Gary Rubinstein: “I was told my seventh grade daughter had to repeat entire grade because she failed one course by one point”
Gary Rubinstein has been speaking to Success Academy parents about their experiences in New York’s well-known charter chain. This time it’s the story of “Carla,” a student who struggled with distance learning during the pandemic (because it was not just public schools that closed their buildings during those days). And she did not bounce back quickly.
But she was still suffering the effects of the 18 months of remote learning. She was having mental health issues and was seeing a therapist about them. At school she was failing several classes. Carla is a very hard working student and someone who really tries her best and her parents work very hard to support her needs and to keep on top of what assignments Carla was missing. Everyone knows that Success Academy has one trick in their playbook which is to make students repeat grades for failing courses. So Carla managed to improve most of her grades but she still failed two subjects, writing and science and was told that she would have to pass those two courses in summer school or she would have to repeat the entire seventh grade.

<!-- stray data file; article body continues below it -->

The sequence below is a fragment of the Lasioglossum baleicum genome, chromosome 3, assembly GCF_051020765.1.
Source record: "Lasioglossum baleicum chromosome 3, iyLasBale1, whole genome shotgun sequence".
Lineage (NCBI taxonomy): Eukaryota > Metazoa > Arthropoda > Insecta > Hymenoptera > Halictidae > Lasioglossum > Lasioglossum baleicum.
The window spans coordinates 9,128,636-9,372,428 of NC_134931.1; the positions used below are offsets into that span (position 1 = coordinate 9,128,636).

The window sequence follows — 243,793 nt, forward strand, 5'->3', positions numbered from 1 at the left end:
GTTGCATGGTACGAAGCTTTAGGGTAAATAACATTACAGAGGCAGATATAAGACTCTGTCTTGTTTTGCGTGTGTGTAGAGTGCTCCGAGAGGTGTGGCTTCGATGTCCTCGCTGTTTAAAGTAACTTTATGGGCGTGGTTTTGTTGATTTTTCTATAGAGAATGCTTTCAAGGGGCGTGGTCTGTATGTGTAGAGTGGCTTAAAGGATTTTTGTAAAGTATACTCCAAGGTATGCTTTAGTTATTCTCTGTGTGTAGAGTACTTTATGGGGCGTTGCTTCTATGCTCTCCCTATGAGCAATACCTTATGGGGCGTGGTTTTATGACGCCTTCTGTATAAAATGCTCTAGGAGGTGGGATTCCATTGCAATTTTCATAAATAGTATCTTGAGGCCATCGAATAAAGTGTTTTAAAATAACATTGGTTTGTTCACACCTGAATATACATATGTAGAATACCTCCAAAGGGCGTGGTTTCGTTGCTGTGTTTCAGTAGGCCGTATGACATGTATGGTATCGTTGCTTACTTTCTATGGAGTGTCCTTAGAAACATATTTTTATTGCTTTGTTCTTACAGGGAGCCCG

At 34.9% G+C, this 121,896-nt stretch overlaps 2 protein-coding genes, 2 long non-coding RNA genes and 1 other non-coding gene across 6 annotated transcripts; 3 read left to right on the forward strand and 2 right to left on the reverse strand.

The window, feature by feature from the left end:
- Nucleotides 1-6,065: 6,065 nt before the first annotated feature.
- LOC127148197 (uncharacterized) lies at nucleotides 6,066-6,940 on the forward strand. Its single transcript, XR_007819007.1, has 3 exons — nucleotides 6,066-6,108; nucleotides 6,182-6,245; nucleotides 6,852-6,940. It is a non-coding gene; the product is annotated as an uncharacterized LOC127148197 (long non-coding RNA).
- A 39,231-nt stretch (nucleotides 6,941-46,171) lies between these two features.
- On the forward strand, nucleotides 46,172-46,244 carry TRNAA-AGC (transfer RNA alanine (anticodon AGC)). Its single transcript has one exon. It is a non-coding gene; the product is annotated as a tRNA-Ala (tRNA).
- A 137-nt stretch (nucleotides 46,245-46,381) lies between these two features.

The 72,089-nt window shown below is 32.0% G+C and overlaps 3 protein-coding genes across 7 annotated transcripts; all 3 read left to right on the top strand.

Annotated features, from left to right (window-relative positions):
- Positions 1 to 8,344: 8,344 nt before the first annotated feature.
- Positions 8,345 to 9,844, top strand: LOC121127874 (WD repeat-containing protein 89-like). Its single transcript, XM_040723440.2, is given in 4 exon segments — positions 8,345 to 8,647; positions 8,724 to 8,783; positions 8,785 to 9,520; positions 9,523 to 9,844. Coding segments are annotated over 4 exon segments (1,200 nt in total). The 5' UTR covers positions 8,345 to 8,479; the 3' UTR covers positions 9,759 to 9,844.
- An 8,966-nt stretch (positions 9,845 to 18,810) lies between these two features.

How Success Academy can make such a threat is incomprehensible to me. For elementary school grades it makes more sense, but in a secondary school setting, why not just retake the courses that you failed? But that wasn’t the threat, it was that she had to pass both courses with a 70 or higher or she would be repeating the entire seventh grade, including all the classes that she had passed.
A lot of students had to go to the Success Academy summer school program which, unfortunately, was remote and asynchronous. So the very thing that set Carla back in 2020 was now back in her life. She struggled but with her parent’s support she completed most of the work by the time that summer school was ending. When she got her report card, however, she and her family were devastated when they read it.
Carla has failed one course by one point. What followed was an attempt to deal with the school, which turned out to be just as cold and unresponsive and uncaring as any impersonal public institution. Read the full story here.